While discussions on how the pandemic has accelerated the Future of Work dominate, we in the education industry—academics, instructors, professors, and managers—have been concentrating on the Future of Education. Education—and higher education in particular—is one of the most important elements of the Future of Work as it is an engine of ongoing change. The primary goal of higher education is to guarantee a constant supply of qualified cadres that fit the changing labor environment by facilitating their personal and professional growth.

In response to the Future of Work, the higher education system is evolving. The educational models, teaching methods, centers of education, specializations, courses, formats, and modes are all subject to change. Therefore, the Future of Education is happening now. Higher education institutions are participating in these advancements with varying levels of involvement, acceptance, and success—some are pioneering the transition, while others are hesitating and straddling in taking transformational steps. 

Similar to the business and entrepreneurial world, the education sector is affected by numerous external and internal factors. Crises have always been one of the most influential levers and, most recently, we have all witnessed and been victims of the latest crisis: the SARS-COVID-19 pandemic. A tragedy for the entire world, the pandemic forced us to revisit and rethink personal life assumptions, career plans, priorities, and values. It has also imposed a new order of business and managerial practices, accelerating the Future of Work and, consequently, the Future of Education. Below, I provide a brief overview of the Future of Education, looking at the impending changes imposed on the higher education industry by the COVID-19 pandemic.

Technology application: The role of technology within higher education has been rapidly increasing over the last few years. Online or e-learning, webinars, AI, and even AR have taken their place within the classroom. Although in-person classes will still be the most favorable course format (personally speaking), COVID-19 pushed us into the viral educational setup and forced us to learn again and again. We discovered new apps, platforms, gadgets; we revisited our course structures and delivery methods; we reviewed the content and “classroom” activities; we worked on our social skills to become more sensitive and appreciative through the limited space on the screen. The success of the educational process, course, lecture, class, and knowledge creation became connected to our ability to adjust, grow, and change. Most of us learned this lesson and once back to normal, our “new normal” will involve incorporating technological development into the educational process in a blink of an eye, without fear or resistance to understanding all the benefits that this augmentation can bring in overcoming the challenges and obstacles.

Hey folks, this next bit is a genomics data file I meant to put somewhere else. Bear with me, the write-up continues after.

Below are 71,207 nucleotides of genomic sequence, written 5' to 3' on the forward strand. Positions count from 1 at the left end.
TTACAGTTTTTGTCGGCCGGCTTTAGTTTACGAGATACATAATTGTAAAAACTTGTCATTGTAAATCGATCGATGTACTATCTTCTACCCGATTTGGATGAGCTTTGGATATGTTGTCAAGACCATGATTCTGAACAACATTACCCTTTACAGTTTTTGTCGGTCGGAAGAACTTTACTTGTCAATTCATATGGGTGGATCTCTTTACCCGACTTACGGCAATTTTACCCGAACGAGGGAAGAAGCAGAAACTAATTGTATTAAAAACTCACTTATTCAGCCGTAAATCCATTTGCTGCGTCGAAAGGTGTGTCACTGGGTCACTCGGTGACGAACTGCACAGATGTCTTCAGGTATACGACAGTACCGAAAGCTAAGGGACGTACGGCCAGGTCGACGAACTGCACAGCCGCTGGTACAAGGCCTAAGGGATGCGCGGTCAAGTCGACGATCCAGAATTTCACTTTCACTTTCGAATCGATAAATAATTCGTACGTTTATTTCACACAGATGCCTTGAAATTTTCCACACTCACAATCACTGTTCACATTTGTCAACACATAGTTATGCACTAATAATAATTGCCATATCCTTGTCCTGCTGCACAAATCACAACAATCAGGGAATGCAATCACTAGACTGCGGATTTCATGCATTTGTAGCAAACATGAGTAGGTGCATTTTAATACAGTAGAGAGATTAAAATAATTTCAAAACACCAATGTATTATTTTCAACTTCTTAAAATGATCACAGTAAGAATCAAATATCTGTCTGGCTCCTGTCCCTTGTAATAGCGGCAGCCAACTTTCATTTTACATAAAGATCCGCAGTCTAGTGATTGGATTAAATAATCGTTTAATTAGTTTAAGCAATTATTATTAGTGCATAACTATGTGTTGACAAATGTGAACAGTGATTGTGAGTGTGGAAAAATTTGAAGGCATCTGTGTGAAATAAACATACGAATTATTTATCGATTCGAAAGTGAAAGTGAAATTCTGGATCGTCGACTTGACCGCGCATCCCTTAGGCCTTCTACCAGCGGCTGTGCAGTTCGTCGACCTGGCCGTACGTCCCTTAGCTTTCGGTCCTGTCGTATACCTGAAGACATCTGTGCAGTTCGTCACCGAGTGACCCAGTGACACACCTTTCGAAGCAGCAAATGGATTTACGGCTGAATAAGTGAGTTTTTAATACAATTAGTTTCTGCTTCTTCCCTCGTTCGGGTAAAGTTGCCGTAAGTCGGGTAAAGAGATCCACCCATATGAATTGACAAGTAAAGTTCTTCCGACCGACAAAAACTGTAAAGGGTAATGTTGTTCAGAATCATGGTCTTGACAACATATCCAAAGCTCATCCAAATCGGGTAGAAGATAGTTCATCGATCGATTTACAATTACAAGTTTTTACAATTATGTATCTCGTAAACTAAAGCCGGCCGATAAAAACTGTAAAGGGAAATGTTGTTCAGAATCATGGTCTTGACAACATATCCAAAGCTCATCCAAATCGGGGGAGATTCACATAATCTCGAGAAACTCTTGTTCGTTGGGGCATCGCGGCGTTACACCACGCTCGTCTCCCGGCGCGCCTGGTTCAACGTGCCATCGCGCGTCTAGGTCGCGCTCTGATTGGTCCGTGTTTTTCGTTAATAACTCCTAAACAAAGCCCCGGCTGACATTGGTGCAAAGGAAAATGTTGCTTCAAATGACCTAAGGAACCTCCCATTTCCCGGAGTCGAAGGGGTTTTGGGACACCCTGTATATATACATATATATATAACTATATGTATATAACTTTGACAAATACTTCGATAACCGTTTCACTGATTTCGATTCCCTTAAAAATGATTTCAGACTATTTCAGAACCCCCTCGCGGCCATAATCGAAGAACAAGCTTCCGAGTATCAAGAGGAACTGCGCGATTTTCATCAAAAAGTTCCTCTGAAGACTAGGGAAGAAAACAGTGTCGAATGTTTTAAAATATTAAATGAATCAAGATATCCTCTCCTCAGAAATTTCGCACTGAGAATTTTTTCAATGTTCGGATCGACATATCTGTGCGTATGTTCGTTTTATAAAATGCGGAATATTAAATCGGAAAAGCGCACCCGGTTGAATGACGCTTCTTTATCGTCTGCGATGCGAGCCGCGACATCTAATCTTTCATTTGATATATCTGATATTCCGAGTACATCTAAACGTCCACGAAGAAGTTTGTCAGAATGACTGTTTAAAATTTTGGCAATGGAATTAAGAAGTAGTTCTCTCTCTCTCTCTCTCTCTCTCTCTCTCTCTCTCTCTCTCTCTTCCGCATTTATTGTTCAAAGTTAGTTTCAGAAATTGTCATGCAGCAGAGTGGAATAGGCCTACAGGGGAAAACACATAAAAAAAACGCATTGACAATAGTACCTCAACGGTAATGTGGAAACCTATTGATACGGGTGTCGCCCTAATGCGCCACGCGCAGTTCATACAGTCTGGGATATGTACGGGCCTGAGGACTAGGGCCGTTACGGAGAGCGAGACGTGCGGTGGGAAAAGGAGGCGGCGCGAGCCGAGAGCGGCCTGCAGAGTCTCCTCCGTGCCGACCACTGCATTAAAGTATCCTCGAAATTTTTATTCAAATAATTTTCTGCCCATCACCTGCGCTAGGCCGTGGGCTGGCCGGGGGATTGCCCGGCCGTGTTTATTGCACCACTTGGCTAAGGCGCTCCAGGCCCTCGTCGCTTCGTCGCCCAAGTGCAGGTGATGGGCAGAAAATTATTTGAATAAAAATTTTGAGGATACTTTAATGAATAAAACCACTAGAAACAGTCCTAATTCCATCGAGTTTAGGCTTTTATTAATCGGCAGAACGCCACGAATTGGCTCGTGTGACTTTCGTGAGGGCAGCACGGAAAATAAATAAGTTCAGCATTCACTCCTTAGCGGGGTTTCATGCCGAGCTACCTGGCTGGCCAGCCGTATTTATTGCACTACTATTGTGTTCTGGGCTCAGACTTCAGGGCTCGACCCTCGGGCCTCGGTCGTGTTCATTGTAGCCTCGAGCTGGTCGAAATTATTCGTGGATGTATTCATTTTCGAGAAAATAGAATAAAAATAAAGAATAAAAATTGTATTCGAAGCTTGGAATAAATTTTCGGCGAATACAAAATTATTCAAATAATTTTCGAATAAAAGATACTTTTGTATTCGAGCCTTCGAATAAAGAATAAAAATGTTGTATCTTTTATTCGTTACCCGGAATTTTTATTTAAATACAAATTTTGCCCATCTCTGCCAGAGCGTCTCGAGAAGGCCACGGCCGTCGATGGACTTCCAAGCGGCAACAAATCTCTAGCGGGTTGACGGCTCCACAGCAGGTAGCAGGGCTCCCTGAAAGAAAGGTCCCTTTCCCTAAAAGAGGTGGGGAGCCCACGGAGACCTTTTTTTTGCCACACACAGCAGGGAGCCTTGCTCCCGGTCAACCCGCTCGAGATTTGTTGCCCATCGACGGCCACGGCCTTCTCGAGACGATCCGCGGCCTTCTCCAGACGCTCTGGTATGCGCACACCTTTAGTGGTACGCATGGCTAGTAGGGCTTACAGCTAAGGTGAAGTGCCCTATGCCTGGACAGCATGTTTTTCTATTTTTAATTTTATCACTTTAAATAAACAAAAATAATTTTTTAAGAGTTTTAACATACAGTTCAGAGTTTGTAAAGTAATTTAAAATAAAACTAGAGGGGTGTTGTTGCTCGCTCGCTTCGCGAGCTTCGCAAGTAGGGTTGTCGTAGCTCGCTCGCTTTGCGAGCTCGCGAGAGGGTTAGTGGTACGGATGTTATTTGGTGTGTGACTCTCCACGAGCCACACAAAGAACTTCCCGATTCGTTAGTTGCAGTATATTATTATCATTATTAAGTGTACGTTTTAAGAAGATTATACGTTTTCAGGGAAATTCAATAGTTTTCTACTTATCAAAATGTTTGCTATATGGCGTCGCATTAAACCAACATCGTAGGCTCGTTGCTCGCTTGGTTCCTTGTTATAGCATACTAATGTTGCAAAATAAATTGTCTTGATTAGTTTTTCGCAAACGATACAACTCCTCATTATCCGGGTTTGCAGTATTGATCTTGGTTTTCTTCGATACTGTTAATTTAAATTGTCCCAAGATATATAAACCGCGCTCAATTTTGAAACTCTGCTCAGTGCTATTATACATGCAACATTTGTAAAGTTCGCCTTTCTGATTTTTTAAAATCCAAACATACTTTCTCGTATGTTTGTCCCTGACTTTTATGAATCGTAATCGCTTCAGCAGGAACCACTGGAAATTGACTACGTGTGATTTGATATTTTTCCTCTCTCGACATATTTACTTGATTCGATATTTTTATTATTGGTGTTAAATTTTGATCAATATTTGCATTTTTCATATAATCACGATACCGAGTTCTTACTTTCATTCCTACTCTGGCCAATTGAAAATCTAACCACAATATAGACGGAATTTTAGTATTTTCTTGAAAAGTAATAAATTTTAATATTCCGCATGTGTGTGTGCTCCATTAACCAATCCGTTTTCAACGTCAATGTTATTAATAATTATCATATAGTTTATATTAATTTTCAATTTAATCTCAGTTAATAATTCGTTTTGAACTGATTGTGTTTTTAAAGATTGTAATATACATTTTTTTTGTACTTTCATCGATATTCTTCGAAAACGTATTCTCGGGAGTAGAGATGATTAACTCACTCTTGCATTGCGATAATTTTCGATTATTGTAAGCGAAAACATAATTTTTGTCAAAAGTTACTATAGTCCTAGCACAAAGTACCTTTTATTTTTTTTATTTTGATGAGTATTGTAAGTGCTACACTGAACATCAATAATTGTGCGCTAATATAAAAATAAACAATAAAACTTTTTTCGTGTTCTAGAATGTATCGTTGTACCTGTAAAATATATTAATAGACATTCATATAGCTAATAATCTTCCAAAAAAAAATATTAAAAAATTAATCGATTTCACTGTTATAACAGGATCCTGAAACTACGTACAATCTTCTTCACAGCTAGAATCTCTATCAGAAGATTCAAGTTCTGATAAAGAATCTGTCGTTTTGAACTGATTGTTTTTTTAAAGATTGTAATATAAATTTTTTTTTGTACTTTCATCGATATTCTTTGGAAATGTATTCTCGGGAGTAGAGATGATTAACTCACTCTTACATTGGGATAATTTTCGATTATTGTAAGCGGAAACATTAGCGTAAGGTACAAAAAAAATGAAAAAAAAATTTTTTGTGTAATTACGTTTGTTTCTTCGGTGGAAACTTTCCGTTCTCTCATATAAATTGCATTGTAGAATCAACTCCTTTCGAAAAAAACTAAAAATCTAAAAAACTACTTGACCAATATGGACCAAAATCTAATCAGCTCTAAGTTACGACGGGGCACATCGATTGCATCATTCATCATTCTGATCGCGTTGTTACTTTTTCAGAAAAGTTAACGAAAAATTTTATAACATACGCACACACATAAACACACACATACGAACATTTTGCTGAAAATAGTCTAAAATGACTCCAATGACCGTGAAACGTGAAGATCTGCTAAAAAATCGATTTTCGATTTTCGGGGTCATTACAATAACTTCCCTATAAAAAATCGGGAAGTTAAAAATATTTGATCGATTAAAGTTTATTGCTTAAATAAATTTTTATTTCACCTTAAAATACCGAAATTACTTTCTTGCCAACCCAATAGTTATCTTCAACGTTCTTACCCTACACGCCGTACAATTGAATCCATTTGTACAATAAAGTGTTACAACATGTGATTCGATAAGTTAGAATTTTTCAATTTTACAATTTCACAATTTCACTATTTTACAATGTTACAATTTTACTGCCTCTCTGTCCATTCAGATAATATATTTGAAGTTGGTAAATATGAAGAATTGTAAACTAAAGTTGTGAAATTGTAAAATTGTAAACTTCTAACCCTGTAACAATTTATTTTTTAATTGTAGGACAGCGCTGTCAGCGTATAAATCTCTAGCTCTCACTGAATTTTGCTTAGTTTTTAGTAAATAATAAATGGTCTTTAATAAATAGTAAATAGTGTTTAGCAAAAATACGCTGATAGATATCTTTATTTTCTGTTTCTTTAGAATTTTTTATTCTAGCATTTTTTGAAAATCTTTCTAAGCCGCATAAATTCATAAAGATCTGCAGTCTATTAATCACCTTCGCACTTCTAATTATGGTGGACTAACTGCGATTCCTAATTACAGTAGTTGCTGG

Learner-centered education: It has been already established that the successful educational process has shifted from a teacher-centered format to a learner-centered one. The Future of Education will require higher education institutions to rearrange their processes and look at all its elements through the prism of the needs and abilities of a learner. The COVID-19 pandemic had a drastic effect on the labor market—millions of people lost their jobs while new graduates struggled to find employment. The task of the higher education system is to understand how to refit the new labor market, how to re-educate and re-skill those who lost their jobs, and how to allow greater chances for those who are just starting their careers. Obviously, this undertaking is an ongoing task and the evidence of success or failure will come in the future (hopefully sooner rather than later). Nevertheless, we now understand several important provisions: the knowledge gained has to be transversal (applicable in several industries and professions), and it has to be ongoing as facilitating reskilling and relearning will become an imperative for the higher education institutions providing the candidate pool for a highly unstable labor market affected by COVID-19.

Organizational ambidexterity: The discussion on whether or not higher education institutions can be seen as entrepreneurial organizations has been an ongoing one. More and more, we tend to recognize the entrepreneurial features of educational providers that must act like businesses and are subject to similar challenges and impacts as any enterprise. The COVID-19 pandemic has reinforced another characteristic of the Future of Work and Future of Education: organizational ambidexterity. The ability to deal with current issues and to plan for the future (when no one really knows what will happen), the ability to concentrate on both explorative and exploitative practices, and the ability to multiply and diversify strategies on various levels became a vital prerequisite for survival during the crisis. Interestingly enough, within the last 9 months, we have all embarked on the organizational ambidexterity journey, sometimes without even knowing that. Numerous universities, business schools, and other educational institutions had to revisit their strategies and operations and start working differently, often more efficiently and more in line with the Future of Education.

Undoubtedly, we all hope that the pandemic will be over soon. We will finally be able to hug our families and friends, skip the masks and sanitizers, hop on a plane and go anywhere, or simply pet a stranger’s dog in the street. However, the pandemic did teach us a few valuable things. But the question is: Do we really need a crisis to learn?


This article originally appeared in ISM's 2020 Annual Newsletter.

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